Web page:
Debra Hutt Romaniw has been making jewelry since the ’70s. Eight years ago, at her mother’s urging, she turned her talents into a business, the Cleveland, Ohio-based Deby’s Designs. Her creations from fused glass or semi-precious stones are available online, at craft shows, and in a few local shops. She also sells her wares at private parties and accepts requests for custom pieces.
GoPayment chatted with Hutt Romaniw about building a small business and crafting products that stand out.
GoPayment: What are your biggest business challenges?
Hutt Romaniw: The biggest challenge is that there are so many people selling jewelry. We’re all different, but I try to think ahead about what customers will be looking for. I wish I would have gotten into glass ten years ago! But now that I’ve found glass, what can I do that’s going to separate myself from anybody else who buys a kiln? A lot of customers love having their initials on things. I have not seen anyone else do that yet. I try to keep myself one step ahead of other jewelry-makers.
How do you stay current or ahead of trends?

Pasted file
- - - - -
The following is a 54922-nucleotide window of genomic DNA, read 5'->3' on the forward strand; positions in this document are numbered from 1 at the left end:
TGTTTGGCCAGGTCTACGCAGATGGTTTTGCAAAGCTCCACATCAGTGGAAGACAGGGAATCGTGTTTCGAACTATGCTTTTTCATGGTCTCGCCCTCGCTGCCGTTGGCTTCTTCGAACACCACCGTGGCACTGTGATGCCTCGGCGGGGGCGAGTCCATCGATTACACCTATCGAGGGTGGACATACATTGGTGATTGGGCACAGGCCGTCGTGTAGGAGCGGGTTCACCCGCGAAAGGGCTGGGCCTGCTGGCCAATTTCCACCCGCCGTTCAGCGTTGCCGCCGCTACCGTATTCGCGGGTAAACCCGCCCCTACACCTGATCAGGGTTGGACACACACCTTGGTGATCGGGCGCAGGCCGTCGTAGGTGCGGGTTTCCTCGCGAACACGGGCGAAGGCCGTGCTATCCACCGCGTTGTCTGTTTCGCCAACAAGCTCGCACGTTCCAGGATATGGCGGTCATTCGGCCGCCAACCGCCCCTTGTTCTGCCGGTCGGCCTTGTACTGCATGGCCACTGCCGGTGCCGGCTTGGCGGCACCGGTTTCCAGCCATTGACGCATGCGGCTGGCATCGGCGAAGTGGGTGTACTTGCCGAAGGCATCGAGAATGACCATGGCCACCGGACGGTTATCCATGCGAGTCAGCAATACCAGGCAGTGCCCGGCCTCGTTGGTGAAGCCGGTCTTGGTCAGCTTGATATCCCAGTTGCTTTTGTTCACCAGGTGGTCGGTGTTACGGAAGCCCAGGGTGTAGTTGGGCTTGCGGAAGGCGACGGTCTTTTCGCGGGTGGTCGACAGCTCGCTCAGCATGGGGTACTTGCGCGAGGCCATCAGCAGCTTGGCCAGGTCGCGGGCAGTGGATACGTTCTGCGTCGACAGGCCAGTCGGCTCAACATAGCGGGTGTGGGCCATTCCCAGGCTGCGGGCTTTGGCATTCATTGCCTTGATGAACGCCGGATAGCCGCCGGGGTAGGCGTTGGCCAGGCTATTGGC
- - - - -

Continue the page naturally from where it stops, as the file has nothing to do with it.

I talk to customers and other vendors, and I read online to see what’s out there that’s new. I met a couple of colleagues through Facebook — one is in Israel and one is in Australia — and the three of us will powwow. I’m interested in what they’re seeing out there that we may not be getting over here. Every time I get my glass catalog, it’s like Christmas for me. Most people just do jewelry, but I also do gifts like wine stoppers, money clips, rings, and purse hooks.
How do you use GoPayment for your business?
I love it! I was taking credit cards maybe three years ago, because when you’re selling jewelry, it’s an impulse buy, so credit cards and jewelry go together. I would do it with one of those knuckle-cruncher things, and I’d come home and pray that the charges went through. I’ve had GoPayment since the spring. Even in the boondocks, it’s fantastic!
Any advice for other craftpreneurs?
I don’t like to discourage people, because I know what it’s like to be discouraged, but you need to make yourself as different and diverse as you possibly can. A lot of jewelry-makers fixate on one item. When I make a bracelet, I try to make a pair of earrings and a necklace to match.